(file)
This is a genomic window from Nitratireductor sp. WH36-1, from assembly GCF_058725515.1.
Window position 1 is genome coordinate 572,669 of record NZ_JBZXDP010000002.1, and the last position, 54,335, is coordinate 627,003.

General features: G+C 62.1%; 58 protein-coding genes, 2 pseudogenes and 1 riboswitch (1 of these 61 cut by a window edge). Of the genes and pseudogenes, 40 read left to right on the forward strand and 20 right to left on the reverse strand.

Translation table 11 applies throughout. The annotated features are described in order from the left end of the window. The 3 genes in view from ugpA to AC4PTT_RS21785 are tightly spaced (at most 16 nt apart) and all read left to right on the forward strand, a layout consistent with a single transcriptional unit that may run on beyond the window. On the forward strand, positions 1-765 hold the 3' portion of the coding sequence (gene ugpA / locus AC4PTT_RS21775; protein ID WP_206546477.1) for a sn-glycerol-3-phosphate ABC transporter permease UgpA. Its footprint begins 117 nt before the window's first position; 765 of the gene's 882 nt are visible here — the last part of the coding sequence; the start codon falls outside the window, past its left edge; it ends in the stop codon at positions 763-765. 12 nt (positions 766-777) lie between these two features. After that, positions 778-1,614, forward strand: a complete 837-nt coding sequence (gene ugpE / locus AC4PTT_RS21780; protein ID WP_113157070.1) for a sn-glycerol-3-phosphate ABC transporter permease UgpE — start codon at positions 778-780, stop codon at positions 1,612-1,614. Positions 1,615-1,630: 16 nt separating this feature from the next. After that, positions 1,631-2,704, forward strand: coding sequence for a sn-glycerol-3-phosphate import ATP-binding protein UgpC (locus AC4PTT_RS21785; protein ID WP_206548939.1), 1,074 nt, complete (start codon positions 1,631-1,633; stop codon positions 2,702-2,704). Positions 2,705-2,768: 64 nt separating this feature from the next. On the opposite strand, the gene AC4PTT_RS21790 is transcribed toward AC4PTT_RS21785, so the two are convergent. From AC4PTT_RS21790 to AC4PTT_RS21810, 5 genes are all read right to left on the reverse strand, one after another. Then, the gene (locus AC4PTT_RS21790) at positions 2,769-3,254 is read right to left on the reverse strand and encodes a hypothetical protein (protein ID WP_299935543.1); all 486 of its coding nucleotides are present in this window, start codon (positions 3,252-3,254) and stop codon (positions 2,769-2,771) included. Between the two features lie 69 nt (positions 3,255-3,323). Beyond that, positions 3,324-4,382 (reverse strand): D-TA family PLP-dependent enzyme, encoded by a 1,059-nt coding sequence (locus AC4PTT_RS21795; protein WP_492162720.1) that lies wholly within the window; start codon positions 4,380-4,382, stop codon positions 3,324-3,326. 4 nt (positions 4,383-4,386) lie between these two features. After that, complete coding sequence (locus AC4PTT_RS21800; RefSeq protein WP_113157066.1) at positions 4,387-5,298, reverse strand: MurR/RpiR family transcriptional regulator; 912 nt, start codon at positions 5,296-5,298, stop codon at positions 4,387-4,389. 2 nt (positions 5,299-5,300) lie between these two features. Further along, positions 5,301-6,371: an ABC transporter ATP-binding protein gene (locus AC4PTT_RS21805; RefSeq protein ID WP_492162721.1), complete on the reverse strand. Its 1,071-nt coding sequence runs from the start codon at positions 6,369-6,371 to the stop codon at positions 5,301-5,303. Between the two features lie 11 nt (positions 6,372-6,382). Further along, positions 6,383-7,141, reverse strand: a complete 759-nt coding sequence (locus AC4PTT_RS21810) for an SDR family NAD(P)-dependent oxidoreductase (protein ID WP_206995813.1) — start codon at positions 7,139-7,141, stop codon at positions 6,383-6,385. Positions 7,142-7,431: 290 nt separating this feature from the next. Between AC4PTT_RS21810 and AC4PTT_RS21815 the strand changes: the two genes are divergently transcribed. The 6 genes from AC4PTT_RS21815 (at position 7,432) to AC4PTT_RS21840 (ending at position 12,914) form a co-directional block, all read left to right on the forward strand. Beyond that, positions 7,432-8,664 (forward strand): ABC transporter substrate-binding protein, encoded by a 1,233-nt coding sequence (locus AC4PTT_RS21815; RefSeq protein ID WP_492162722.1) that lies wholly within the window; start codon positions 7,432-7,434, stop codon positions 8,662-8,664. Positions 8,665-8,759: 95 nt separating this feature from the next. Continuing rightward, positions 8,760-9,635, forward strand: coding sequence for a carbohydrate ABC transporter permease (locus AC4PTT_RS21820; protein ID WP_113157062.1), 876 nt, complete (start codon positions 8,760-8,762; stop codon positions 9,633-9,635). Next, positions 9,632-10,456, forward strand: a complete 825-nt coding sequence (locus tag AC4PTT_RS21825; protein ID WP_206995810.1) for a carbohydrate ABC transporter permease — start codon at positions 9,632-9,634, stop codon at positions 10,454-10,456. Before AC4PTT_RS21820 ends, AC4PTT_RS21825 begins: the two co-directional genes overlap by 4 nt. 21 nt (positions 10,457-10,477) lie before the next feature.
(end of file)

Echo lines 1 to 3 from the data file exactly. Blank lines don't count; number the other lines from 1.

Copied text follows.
This is a genomic window from Nitratireductor sp. WH36-1, from assembly GCF_058725515.1.
Window position 1 is genome coordinate 572,669 of record NZ_JBZXDP010000002.1, and the last position, 54,335, is coordinate 627,003.

General features: G+C 62.1%; 58 protein-coding genes, 2 pseudogenes and 1 riboswitch (1 of these 61 cut by a window edge). Of the genes and pseudogenes, 40 read left to right on the forward strand and 20 right to left on the reverse strand.